“You guys are a little scary when you’re all together.”
I looked at my brothers, and we all burst out laughing. “We’re not that bad. I promise.”
“They will not be that bad,” Archer warned, and I didn’t know if the warning was for Marc or us.
Finally, Paige tugged her boyfriend off the dance floor and skipped over to us, the smile on her face radiant. “Well, hello. Are you all talking about how you’re going to maim and torture poor Colton and Marc for daring to come near your baby siblings?” she asked in a singsong. She leaned into Colton, and the big redheaded man rolled his eyes.
“You need to let them think they’re all secretive with their glowering, darling,” Colton said, kissing the top of her head.
“Oops,” Paige said, giggling.
Everybody looked so damn happy, and I couldn’t help but be content as well. I might not have the same type of connections they did with another human being right now, but I didn’t need that. I’d nearly had a chance before, and I wasn’t about to do that again. However, I could still have fun. And we were all happy, healthy, and here.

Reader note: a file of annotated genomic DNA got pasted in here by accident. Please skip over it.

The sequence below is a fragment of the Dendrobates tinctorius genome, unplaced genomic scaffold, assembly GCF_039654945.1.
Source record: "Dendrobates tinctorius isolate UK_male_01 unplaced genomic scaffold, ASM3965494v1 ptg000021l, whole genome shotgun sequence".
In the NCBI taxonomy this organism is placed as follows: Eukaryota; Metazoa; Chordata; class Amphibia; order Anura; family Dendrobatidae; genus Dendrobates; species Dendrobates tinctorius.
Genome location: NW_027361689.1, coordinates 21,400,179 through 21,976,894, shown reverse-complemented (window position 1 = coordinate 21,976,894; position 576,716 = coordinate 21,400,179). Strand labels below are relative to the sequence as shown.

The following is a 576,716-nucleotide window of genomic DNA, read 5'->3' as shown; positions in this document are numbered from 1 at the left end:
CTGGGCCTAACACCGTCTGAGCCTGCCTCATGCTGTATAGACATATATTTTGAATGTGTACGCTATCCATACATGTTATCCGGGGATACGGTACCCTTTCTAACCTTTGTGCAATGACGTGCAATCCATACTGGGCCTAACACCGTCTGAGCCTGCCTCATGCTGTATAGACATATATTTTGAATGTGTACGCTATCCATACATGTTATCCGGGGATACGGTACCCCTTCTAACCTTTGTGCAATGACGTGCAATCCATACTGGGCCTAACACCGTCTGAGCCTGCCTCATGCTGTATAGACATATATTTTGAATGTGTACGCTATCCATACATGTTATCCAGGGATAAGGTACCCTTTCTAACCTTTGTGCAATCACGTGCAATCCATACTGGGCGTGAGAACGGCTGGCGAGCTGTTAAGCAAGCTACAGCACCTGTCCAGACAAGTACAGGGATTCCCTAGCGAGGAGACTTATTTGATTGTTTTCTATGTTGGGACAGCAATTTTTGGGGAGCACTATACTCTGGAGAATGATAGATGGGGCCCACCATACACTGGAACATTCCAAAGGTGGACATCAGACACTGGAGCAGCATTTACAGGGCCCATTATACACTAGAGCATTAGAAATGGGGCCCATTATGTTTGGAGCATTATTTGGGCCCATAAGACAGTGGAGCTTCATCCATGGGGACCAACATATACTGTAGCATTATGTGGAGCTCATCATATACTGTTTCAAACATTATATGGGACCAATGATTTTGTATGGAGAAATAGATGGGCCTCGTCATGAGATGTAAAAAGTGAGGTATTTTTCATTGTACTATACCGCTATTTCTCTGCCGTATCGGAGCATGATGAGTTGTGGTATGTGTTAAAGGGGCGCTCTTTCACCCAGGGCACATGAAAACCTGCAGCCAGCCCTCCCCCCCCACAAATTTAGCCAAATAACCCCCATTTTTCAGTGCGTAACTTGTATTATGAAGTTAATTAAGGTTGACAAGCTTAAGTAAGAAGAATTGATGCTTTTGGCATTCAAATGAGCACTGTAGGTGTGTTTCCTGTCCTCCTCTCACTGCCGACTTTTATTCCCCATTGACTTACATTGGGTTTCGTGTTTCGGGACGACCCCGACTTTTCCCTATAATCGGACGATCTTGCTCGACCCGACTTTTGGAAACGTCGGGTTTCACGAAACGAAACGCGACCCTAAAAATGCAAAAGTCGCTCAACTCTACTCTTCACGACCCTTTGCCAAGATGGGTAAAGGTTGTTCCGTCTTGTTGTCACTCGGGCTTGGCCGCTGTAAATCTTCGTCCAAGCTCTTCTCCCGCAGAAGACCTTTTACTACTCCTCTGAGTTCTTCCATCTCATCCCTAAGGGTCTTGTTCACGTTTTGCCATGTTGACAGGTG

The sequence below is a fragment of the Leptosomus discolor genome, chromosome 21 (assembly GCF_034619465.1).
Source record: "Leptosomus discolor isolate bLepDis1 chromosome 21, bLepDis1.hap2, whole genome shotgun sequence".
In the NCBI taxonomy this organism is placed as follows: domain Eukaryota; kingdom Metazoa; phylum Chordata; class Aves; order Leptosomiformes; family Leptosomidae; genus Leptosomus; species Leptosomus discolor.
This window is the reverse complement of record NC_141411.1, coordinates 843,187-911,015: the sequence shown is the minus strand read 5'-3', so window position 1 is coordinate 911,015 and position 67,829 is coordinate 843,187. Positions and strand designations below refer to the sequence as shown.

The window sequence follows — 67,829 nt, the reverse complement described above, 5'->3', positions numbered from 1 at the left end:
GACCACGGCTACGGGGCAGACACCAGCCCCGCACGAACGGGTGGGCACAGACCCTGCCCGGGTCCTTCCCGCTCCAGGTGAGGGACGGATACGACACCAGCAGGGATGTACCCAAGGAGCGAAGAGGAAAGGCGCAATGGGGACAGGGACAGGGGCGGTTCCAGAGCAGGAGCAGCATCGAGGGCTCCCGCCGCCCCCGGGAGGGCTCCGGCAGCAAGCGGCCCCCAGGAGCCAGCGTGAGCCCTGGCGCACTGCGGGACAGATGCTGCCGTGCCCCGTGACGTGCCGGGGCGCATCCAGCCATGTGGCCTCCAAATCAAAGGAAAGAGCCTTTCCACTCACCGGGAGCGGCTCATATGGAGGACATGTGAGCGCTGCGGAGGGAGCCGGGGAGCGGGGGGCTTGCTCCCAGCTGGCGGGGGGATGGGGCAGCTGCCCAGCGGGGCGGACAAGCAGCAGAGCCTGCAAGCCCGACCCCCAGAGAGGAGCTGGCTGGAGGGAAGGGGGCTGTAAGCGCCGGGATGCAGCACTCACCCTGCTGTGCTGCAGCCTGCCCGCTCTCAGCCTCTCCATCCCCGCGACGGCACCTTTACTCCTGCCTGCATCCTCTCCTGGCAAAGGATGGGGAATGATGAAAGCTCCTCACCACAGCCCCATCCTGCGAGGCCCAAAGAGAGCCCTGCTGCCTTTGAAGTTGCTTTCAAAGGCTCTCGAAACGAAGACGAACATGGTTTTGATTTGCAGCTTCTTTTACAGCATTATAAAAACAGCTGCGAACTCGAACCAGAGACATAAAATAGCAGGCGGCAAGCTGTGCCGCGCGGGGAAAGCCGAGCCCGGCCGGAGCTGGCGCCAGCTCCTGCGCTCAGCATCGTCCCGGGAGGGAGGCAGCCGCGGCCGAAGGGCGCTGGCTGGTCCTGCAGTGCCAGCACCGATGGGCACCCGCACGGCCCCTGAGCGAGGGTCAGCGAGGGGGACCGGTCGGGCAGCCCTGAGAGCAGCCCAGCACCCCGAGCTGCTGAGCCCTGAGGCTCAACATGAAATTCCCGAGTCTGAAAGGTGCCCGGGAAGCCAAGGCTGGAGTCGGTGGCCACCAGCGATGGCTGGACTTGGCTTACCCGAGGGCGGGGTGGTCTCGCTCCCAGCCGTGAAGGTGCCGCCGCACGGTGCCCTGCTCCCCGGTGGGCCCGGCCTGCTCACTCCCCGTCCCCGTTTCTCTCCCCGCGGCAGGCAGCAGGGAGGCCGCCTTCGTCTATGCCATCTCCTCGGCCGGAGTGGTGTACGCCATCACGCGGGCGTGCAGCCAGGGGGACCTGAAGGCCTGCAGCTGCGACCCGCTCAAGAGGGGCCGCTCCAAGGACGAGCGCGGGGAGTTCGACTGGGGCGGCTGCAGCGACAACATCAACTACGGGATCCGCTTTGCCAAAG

That was all that mattered.
“Okay, one more shot as a family, and then I’m dancing.”
“That sounds like a plan,” Archer said before meeting the bartender’s gaze over my head.
I resisted the urge to roll my eyes as Archer gave that same look Benjamin had stolen. Riggs poured a round of shots for everybody, and immediately after, the family was on the dance floor.